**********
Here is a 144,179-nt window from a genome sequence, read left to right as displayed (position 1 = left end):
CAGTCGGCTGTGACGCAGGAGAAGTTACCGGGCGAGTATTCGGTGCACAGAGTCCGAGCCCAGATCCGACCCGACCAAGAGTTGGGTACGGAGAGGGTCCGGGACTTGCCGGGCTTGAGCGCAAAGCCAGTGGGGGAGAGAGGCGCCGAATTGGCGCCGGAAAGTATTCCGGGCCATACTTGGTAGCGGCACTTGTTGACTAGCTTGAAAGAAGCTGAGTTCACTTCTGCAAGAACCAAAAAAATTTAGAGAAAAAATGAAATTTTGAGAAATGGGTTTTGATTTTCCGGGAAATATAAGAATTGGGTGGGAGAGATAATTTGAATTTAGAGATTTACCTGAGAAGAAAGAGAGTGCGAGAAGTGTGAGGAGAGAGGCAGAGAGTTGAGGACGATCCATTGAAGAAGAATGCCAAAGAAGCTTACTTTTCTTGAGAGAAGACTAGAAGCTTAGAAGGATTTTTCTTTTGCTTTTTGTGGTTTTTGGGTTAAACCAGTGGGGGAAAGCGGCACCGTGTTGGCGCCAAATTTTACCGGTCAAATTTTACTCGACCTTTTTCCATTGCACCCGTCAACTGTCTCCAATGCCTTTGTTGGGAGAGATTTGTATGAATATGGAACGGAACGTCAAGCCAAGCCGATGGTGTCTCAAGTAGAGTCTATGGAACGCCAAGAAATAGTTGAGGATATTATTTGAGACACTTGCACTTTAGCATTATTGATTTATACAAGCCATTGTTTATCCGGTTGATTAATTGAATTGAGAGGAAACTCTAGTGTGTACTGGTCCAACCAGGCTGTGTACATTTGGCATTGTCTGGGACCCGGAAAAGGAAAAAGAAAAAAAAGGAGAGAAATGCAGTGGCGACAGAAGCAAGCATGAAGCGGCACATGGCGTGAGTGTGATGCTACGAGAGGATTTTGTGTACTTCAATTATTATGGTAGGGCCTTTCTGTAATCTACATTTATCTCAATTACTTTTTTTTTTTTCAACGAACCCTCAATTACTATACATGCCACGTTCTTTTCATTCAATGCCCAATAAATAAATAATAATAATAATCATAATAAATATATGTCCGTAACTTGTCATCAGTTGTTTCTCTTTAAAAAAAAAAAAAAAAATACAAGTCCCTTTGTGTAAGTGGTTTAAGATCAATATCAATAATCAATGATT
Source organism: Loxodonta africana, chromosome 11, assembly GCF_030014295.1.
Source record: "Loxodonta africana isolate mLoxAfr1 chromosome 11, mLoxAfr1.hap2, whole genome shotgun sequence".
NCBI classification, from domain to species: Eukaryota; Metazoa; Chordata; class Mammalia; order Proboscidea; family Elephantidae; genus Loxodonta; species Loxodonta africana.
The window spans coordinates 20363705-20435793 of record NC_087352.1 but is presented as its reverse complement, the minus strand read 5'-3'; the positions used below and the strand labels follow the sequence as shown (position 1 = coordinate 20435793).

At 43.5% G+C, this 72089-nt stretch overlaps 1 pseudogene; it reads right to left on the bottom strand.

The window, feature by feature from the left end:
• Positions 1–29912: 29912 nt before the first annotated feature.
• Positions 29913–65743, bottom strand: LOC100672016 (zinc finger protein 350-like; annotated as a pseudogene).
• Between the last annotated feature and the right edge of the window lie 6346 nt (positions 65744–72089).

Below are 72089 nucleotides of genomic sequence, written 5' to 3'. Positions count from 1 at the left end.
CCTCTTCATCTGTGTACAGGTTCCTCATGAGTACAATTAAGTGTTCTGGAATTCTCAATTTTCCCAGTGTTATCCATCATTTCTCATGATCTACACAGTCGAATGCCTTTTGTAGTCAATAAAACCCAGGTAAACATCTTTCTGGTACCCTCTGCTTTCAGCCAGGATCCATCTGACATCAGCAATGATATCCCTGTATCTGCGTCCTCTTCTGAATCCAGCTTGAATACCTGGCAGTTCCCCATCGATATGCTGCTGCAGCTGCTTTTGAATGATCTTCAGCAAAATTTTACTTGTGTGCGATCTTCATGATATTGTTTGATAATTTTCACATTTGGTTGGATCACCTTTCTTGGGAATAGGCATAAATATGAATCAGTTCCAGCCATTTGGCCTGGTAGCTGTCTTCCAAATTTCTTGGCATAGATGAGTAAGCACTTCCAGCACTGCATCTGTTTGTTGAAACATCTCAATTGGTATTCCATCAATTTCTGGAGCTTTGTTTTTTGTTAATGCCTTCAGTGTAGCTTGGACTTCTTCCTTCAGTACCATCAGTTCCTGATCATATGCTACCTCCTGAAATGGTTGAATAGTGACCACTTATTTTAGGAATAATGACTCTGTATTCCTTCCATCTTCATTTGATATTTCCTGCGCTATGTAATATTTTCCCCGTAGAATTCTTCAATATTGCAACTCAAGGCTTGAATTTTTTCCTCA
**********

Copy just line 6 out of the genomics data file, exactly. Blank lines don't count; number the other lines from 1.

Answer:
The window spans coordinates 20363705-20435793 of record NC_087352.1 but is presented as its reverse complement, the minus strand read 5'-3'; the positions used below and the strand labels follow the sequence as shown (position 1 = coordinate 20435793).